Japan is a major player in developing hydrogen energy because it now imports 85 per cent of its energy sources.
Japan lost faith in nuclear energy after the Fukishima nuclear plant disaster after a tsunami damaged the plant in March 2011.
South Korea announced radical plans in January 2019 to have 80,000 hydrogen-powered cars running by 2022. Both nations are major Queensland trading partners.
Queensland has hydrogen pilot projects at Northern Oil in Gladstone and at CSIRO facilities at Redlands, which it hopes to expand.
“This means thousands of jobs and the potential for us to pursue a market with Japan,” Queensland Premier Annastacia Palaszczuk said.
“Here in Queensland if we can continue to work with Northern Oil and the CSIRO, we have the potential to export hydrogen to the Asia Pacific region.”
South Australia already has several hydrogen pilot projects, while the Victoria Government in 2018 announced plans to liquify hydrogen from brown coal and export it to Japan.
In Gladstone on Thursday, Ms Palaszczuk said she had last week signed a memorandum of understanding with the Japanese Oil and Gas Metals Corporation to further research the hydrogen industry.
She announced $19 million to support key aspects of the new Queensland Hydrogen Industry Strategy.
Ms Palaszczuk said hydrogen provided potential for “thousands of jobs” and an opportunity for Queensland to “be the gateway for hydrogen for all of Australia.”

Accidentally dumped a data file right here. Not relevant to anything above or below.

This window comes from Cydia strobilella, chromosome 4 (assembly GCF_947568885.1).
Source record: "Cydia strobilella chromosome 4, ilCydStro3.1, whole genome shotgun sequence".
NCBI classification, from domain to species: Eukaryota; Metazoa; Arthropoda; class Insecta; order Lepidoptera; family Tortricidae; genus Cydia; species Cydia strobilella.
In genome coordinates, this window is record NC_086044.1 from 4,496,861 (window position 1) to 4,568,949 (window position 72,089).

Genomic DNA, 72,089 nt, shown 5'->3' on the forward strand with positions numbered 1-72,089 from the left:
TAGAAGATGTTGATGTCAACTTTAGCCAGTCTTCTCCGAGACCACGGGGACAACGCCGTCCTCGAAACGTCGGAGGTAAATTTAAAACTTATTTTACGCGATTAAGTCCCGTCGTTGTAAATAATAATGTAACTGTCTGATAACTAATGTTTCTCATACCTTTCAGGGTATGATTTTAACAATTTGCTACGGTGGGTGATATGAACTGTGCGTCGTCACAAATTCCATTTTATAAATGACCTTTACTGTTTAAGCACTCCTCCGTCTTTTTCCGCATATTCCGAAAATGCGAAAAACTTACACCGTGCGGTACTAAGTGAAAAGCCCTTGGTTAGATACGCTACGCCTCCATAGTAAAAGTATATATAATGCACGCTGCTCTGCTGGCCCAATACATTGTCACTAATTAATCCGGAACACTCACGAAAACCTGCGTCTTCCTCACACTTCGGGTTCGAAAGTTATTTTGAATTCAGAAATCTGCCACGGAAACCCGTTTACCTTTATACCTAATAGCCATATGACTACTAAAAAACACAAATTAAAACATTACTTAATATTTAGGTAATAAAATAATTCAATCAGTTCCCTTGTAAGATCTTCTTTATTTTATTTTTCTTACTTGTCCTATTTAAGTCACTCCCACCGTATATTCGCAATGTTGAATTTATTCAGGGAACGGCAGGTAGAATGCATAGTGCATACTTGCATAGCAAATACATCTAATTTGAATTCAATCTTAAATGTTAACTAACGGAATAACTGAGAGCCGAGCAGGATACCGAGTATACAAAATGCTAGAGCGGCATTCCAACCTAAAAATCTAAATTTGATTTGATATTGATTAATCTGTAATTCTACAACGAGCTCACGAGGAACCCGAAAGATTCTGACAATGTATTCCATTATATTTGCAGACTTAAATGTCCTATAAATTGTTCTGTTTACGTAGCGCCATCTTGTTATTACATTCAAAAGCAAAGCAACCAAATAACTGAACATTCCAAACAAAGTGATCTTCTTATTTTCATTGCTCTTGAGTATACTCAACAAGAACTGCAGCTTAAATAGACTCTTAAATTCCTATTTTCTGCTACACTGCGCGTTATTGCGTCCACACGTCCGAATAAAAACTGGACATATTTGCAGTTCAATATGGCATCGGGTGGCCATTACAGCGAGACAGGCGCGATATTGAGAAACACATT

“Next week I am sending State Development Minister Cameron Dick to the International Hydrogen conference in Tokyo in Japan,” She said.
“Minister Dick will outline to the international community our plans to grow this industry.”
Mr Dick said Japan, Germany and South Korea — all major energy importers — were leading the transition towards hydrogen energy.
Hydrogen power – if it is produced from renewable sources — has only water vapor as an emission.
Mr Dick said the preferred way to capture hydrogen was by electrolysis, storing the element as either a gas, or in a fuel rod as metal hydride.
“Two of our biggest trading partners; Japan and South Korea, are leading the hydrogen revolution internationally,” Mr Dick said.
“That is why I have been invited to Japan next week to launch our state strategy internationally.”
Queensland’s hydrogen industry is still fledgling, but its advantage is solar energy, which could could power cheaper electrolysis.
The state had only exported a small amount of hydrogen produced from renewable energy, Mr Dick said.
“In March 2019, Queensland celebrated its first-ever delivery of green hydrogen to Japan, exported by Nippon Oil and Energy with hydrogen produced by QUT’s solar-cell facility at the Queensland Government’s Redlands Research Facility,» he said.
Green hydrogen is preferred to “brown” hydrogen , which is produced from electrolysis powered by coal and “blue» hydrogen produced from natural gas.
Northern Oil, just outside Gladstone, is a bio-fuel refining company is producing new fuels from lubrication oil and sugar cane.
Its first aim is to produce “a transportable source of renewable hydrogen.”
A briefing paper on hydrogen energy was given to the Council of Australian Governments (COAG) in August 2018.
Notes from a hydrogen report to COAG
- The Queensland government committed $750,000 for a feasibility study into producing hydrogen using solar energy from central Queensland and exporting it to Japan via Gladstone
- ADME Fuels is developing a zero emissions liquid fuel project using renewable hydrogen and CO2.
Tony Moore is a senior reporter at the Brisbane Times